With its two biggest strategic rivals also being major tech providers, the U.S. government is trying to cut its dependence on Russian and Chinese technology firms.
The latest move comes from the FCC. Its chairman, Ajit Pai, circulated a proposal for consideration at the Commission's April 17 meeting to ban certain companies from receiving government funds that subsidize low-income Americans’ access to phone and internet service.
“Hidden 'back doors' to our networks in routers, switches—and virtually any other type of telecommunications equipment—can provide an avenue for hostile governments to inject viruses, launch denial-of-service attacks, steal data, and more,” writes Pai.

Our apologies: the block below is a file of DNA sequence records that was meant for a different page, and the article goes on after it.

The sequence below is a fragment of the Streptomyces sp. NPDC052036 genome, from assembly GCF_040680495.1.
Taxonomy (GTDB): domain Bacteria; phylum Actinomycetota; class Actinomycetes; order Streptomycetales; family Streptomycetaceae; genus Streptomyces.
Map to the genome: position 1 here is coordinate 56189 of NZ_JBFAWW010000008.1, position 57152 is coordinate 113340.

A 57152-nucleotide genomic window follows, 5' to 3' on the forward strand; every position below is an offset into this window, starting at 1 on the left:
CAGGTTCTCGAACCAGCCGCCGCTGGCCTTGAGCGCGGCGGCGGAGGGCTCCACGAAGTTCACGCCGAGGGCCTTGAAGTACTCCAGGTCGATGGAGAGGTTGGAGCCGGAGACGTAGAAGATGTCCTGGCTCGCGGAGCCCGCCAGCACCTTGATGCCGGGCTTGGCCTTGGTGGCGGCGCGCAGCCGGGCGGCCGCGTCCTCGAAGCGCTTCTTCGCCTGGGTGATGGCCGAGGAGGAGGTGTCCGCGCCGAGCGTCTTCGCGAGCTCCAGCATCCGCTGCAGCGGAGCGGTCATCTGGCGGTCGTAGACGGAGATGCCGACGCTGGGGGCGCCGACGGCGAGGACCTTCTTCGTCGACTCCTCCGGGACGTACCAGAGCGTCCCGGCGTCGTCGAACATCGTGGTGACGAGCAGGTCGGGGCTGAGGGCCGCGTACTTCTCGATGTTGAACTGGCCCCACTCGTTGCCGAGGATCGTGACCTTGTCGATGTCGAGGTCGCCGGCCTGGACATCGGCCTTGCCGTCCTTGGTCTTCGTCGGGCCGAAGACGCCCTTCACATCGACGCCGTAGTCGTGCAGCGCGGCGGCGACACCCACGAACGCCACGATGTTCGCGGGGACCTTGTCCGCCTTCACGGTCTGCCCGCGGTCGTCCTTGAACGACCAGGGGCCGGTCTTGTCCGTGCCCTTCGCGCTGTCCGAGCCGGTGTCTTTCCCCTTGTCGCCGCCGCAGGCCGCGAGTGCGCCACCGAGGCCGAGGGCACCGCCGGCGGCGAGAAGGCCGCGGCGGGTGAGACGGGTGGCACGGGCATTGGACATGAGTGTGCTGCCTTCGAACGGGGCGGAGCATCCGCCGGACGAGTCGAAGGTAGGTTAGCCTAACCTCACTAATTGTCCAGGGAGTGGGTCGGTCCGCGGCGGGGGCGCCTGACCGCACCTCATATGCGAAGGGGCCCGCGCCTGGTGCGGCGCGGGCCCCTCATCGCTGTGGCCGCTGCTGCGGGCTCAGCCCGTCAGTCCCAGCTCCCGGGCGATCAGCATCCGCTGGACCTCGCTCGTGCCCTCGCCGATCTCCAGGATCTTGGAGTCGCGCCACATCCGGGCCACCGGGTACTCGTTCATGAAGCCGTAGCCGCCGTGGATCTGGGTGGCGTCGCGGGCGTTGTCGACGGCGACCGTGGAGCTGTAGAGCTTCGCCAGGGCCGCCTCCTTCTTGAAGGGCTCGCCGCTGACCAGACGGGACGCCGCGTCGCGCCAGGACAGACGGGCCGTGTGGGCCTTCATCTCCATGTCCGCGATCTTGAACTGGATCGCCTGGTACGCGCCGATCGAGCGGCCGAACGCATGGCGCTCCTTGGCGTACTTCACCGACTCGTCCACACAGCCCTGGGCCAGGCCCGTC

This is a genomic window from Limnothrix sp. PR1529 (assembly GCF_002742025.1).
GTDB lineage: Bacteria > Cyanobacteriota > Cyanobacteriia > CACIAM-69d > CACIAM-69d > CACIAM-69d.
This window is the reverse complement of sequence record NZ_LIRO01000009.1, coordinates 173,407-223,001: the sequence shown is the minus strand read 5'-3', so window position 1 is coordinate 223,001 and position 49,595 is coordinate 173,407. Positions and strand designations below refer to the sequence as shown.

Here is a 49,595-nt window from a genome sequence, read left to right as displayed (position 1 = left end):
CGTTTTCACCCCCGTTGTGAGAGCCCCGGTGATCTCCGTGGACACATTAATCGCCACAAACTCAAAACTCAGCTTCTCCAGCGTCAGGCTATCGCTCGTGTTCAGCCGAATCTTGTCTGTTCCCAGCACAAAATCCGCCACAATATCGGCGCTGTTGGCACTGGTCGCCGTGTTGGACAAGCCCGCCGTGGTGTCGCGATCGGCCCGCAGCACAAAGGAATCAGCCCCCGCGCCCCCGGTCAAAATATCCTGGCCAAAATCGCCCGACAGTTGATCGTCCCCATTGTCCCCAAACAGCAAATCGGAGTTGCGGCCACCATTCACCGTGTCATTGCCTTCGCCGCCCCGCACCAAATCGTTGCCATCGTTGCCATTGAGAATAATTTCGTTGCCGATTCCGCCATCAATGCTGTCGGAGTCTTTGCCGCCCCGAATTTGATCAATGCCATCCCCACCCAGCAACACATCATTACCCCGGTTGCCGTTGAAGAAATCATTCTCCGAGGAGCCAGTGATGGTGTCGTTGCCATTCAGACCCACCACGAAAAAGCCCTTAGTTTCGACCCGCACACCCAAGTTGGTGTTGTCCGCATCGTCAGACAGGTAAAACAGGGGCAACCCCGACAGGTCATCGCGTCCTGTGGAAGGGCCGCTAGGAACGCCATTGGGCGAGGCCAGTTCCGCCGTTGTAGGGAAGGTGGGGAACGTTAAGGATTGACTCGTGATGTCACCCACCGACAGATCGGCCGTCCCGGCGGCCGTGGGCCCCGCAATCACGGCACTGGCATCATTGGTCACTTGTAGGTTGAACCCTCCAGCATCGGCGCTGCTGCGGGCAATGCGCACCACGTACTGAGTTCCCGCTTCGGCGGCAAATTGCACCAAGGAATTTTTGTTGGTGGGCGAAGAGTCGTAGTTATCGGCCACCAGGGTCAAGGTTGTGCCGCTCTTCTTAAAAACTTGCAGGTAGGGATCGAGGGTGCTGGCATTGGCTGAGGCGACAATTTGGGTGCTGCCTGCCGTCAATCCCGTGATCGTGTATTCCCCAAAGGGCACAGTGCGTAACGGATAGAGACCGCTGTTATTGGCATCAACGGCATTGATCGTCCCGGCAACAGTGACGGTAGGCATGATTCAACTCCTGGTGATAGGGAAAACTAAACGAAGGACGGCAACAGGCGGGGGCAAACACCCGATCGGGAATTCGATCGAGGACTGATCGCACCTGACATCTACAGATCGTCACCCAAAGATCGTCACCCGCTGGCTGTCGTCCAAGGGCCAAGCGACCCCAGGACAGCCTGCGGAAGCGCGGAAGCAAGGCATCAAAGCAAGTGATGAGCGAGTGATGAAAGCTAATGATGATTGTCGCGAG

Pai didn't name specific firms, but Chinese companies Huawei and ZTE will likely be at the top of the list that Pai wants the FCC to draw up.
The tech companies are already banned from use by the U.S. military, and this could provide a starting point for the FCC.
In December, Pai received a letter from 18 senators and representatives asking that he consider banning funding for purchasing products from ZTE and especially Huawei.
The subsidies come from the $8.5 billion/year Universal Service Fund, which powers several programs for people who can’t afford digital access.